When this group of Gentiles believed in Jesus, they immediately received the Holy Spirit in so evident a way that Peter could only conclude that God had extended salvation to them as Gentiles, not requiring that they first become Jews. He therefore baptised them, admitting them to the messianic people of God without expecting them to be circumcised or to observe any more of the Torah than they already did (as God-fearers who worshiped the God of Israel and lived by the moral principles of the Torah).
“Chapter 16: James and the Jerusalem Council Decision” (pg 178)
Introduction to Messianic Judaism: Its Ecclesial Context and Biblical Foundations
This is Part 2 of a two-part blog post. If you haven’t done so already, read Part 1 before proceeding here.
Bauckham seems to be making a few assumptions about what Peter expected, but they are reasonable assumptions, since we have no record that Cornelius (or any other Gentile disciples of the Master) was ever circumcised or ever assumed a greater obligation or duty to Torah as time progressed, at least as an expection of or obligation to God. Bauckham states that “these Gentiles received the same blessing of eschatological salvation that Peter and other Jewish believers in Jesus had received at Pentecost.” The Jewish and Gentile believers were two bodies within a single ekklesia, sharing the hope of the resurrection and the promise of the life in the world to come as co-heirs of Messiah.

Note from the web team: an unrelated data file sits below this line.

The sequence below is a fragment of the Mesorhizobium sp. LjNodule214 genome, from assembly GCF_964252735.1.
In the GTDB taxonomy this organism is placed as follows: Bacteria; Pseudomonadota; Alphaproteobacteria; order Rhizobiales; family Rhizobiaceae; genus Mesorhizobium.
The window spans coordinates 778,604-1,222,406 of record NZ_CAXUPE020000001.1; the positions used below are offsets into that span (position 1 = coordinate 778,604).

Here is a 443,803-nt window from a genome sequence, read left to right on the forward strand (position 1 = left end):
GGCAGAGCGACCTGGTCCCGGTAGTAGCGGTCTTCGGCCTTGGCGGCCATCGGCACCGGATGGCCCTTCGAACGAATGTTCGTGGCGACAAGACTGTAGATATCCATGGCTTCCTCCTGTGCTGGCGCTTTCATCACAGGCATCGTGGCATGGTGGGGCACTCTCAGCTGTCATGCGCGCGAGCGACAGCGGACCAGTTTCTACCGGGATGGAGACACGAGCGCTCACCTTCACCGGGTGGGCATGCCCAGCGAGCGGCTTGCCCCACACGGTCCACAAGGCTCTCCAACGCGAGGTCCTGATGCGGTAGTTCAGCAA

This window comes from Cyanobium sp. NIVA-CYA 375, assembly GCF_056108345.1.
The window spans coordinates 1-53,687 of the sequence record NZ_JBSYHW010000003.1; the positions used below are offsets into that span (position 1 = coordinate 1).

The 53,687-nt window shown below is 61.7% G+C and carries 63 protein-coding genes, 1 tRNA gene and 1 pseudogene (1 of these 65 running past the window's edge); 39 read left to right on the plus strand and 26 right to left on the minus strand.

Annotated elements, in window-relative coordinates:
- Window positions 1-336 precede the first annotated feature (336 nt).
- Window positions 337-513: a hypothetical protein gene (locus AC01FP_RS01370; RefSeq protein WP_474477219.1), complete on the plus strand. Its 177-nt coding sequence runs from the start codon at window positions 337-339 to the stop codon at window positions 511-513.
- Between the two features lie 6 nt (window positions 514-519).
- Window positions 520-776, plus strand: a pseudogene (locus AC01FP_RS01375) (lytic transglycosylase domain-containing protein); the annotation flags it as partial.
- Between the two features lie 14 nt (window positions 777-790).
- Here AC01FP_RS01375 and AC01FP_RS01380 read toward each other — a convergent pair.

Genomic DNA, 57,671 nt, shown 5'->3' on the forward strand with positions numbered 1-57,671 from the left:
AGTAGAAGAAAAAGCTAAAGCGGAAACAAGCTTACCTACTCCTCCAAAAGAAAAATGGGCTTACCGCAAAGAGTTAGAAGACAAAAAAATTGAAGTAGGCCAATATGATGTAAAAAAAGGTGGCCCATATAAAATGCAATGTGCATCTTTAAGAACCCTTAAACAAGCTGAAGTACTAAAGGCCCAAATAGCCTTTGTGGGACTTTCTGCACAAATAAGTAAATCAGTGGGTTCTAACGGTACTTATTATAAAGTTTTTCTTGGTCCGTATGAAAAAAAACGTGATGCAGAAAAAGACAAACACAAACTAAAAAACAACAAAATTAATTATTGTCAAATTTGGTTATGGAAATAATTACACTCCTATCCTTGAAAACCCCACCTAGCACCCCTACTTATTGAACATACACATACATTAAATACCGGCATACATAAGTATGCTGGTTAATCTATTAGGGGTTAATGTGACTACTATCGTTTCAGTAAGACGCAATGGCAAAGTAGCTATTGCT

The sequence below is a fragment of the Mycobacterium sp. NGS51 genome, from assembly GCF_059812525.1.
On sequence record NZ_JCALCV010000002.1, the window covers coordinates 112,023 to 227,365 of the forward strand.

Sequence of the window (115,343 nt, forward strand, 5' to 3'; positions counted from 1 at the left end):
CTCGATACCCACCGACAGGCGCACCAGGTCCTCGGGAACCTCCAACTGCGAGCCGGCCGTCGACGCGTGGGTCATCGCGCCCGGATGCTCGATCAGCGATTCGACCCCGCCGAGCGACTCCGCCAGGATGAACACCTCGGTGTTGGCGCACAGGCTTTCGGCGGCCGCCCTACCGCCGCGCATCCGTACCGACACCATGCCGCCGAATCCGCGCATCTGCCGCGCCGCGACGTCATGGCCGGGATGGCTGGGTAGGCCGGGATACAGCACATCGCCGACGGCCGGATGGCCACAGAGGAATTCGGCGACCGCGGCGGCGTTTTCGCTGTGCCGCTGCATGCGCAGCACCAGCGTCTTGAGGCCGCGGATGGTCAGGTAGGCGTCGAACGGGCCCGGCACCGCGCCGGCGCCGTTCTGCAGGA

But so far, this is confined to Peter’s observation of Cornelius and his household. What about the other Gentiles? What about James and the Council of Apostles (who Peter had to give an accounting to in Acts 11)?
Peter’s testimony before the council (Acts 15:9) indicated that he understood that God made no distinction between Jew and Gentile, specifically in relation to “cleansing their hearts by faith.” Whatever “impurity” that the Jewish believers saw, even in the Gentile God-fearers, was set aside (which was the point of Peter’s vision in Acts 10) as a result of the Spirit being received even by the Gentiles “through the grace of Jesus Christ” (Acts 15:11). The “distinction” that was eliminated between Jewish Israel and the believing Gentiles was the distinction between the “holy” and the “profane” with the Gentiles also receiving access to holiness through faith in Messiah.
It became possible to envisage the messianic people of God as a community of both Jews and Gentiles, the former observing Torah, the latter not. Of course, neither Peter nor any of the Jerusalem leaders entertained the idea that Jewish believers in Jesus should give up observing Torah. But Torah observance no longer constituted a barrier between Jews and Gentiles, since their fellowship was not based on Torah, but on faith in Jesus the Messiah and experience of the transformative power of the Spirit.